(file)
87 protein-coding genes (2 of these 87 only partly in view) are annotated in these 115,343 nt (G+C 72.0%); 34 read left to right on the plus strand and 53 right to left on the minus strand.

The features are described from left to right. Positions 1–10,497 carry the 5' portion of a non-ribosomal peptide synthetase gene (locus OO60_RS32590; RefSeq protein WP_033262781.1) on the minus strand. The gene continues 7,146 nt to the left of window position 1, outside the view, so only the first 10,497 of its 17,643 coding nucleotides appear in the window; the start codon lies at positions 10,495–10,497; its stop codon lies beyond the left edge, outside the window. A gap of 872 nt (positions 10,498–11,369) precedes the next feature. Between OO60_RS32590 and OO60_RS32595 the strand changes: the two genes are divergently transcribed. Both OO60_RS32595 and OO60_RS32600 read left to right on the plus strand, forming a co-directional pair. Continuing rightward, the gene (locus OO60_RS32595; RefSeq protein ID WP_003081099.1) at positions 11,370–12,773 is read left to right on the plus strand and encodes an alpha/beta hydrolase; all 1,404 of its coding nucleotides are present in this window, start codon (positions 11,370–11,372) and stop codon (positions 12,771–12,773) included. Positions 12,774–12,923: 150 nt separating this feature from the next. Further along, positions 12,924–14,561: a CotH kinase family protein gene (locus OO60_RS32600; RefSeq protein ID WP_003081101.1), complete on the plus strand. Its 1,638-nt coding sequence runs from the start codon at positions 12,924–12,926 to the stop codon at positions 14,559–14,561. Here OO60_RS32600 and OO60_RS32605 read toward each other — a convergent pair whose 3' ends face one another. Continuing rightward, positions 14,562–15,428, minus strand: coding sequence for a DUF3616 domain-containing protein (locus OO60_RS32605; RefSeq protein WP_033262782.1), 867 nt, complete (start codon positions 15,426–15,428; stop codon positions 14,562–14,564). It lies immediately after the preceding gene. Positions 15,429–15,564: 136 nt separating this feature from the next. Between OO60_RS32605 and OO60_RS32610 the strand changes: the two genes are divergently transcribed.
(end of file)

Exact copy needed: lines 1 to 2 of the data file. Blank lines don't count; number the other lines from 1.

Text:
87 protein-coding genes (2 of these 87 only partly in view) are annotated in these 115,343 nt (G+C 72.0%); 34 read left to right on the plus strand and 53 right to left on the minus strand.

The features are described from left to right. Positions 1–10,497 carry the 5' portion of a non-ribosomal peptide synthetase gene (locus OO60_RS32590; RefSeq protein WP_033262781.1) on the minus strand. The gene continues 7,146 nt to the left of window position 1, outside the view, so only the first 10,497 of its 17,643 coding nucleotides appear in the window; the start codon lies at positions 10,495–10,497; its stop codon lies beyond the left edge, outside the window. A gap of 872 nt (positions 10,498–11,369) precedes the next feature. Between OO60_RS32590 and OO60_RS32595 the strand changes: the two genes are divergently transcribed. Both OO60_RS32595 and OO60_RS32600 read left to right on the plus strand, forming a co-directional pair. Continuing rightward, the gene (locus OO60_RS32595; RefSeq protein ID WP_003081099.1) at positions 11,370–12,773 is read left to right on the plus strand and encodes an alpha/beta hydrolase; all 1,404 of its coding nucleotides are present in this window, start codon (positions 11,370–11,372) and stop codon (positions 12,771–12,773) included. Positions 12,774–12,923: 150 nt separating this feature from the next. Further along, positions 12,924–14,561: a CotH kinase family protein gene (locus OO60_RS32600; RefSeq protein ID WP_003081101.1), complete on the plus strand. Its 1,638-nt coding sequence runs from the start codon at positions 12,924–12,926 to the stop codon at positions 14,559–14,561. Here OO60_RS32600 and OO60_RS32605 read toward each other — a convergent pair whose 3' ends face one another. Continuing rightward, positions 14,562–15,428, minus strand: coding sequence for a DUF3616 domain-containing protein (locus OO60_RS32605; RefSeq protein WP_033262782.1), 867 nt, complete (start codon positions 15,426–15,428; stop codon positions 14,562–14,564). It lies immediately after the preceding gene. Positions 15,429–15,564: 136 nt separating this feature from the next. Between OO60_RS32605 and OO60_RS32610 the strand changes: the two genes are divergently transcribed.